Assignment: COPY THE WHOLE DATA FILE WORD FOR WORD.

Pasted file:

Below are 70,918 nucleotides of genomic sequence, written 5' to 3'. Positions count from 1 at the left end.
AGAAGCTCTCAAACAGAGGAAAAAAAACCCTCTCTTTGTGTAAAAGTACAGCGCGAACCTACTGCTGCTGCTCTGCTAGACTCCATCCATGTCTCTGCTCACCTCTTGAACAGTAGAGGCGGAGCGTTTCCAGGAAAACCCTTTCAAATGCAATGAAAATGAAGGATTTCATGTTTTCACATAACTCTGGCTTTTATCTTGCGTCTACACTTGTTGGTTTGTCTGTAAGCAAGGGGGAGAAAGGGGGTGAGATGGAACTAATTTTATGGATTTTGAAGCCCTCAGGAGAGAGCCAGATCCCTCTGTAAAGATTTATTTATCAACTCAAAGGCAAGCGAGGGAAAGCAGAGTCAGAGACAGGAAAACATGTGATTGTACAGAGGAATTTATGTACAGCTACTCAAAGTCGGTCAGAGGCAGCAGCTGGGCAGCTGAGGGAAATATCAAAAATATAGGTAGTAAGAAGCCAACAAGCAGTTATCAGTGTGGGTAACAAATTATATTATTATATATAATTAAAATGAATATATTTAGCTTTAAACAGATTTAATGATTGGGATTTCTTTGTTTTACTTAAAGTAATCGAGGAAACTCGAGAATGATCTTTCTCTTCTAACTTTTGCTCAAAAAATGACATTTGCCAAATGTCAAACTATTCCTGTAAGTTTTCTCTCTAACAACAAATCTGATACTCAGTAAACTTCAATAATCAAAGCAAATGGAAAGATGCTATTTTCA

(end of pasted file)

Below are 70,918 nucleotides of genomic sequence, written 5' to 3'. Positions count from 1 at the left end.
AGAAGCTCTCAAACAGAGGAAAAAAAACCCTCTCTTTGTGTAAAAGTACAGCGCGAACCTACTGCTGCTGCTCTGCTAGACTCCATCCATGTCTCTGCTCACCTCTTGAACAGTAGAGGCGGAGCGTTTCCAGGAAAACCCTTTCAAATGCAATGAAAATGAAGGATTTCATGTTTTCACATAACTCTGGCTTTTATCTTGCGTCTACACTTGTTGGTTTGTCTGTAAGCAAGGGGGAGAAAGGGGGTGAGATGGAACTAATTTTATGGATTTTGAAGCCCTCAGGAGAGAGCCAGATCCCTCTGTAAAGATTTATTTATCAACTCAAAGGCAAGCGAGGGAAAGCAGAGTCAGAGACAGGAAAACATGTGATTGTACAGAGGAATTTATGTACAGCTACTCAAAGTCGGTCAGAGGCAGCAGCTGGGCAGCTGAGGGAAATATCAAAAATATAGGTAGTAAGAAGCCAACAAGCAGTTATCAGTGTGGGTAACAAATTATATTATTATATATAATTAAAATGAATATATTTAGCTTTAAACAGATTTAATGATTGGGATTTCTTTGTTTTACTTAAAGTAATCGAGGAAACTCGAGAATGATCTTTCTCTTCTAACTTTTGCTCAAAAAATGACATTTGCCAAATGTCAAACTATTCCTGTAAGTTTTCTCTCTAACAACAAATCTGATACTCAGTAAACTTCAATAATCAAAGCAAATGGAAAGATGCTATTTTCA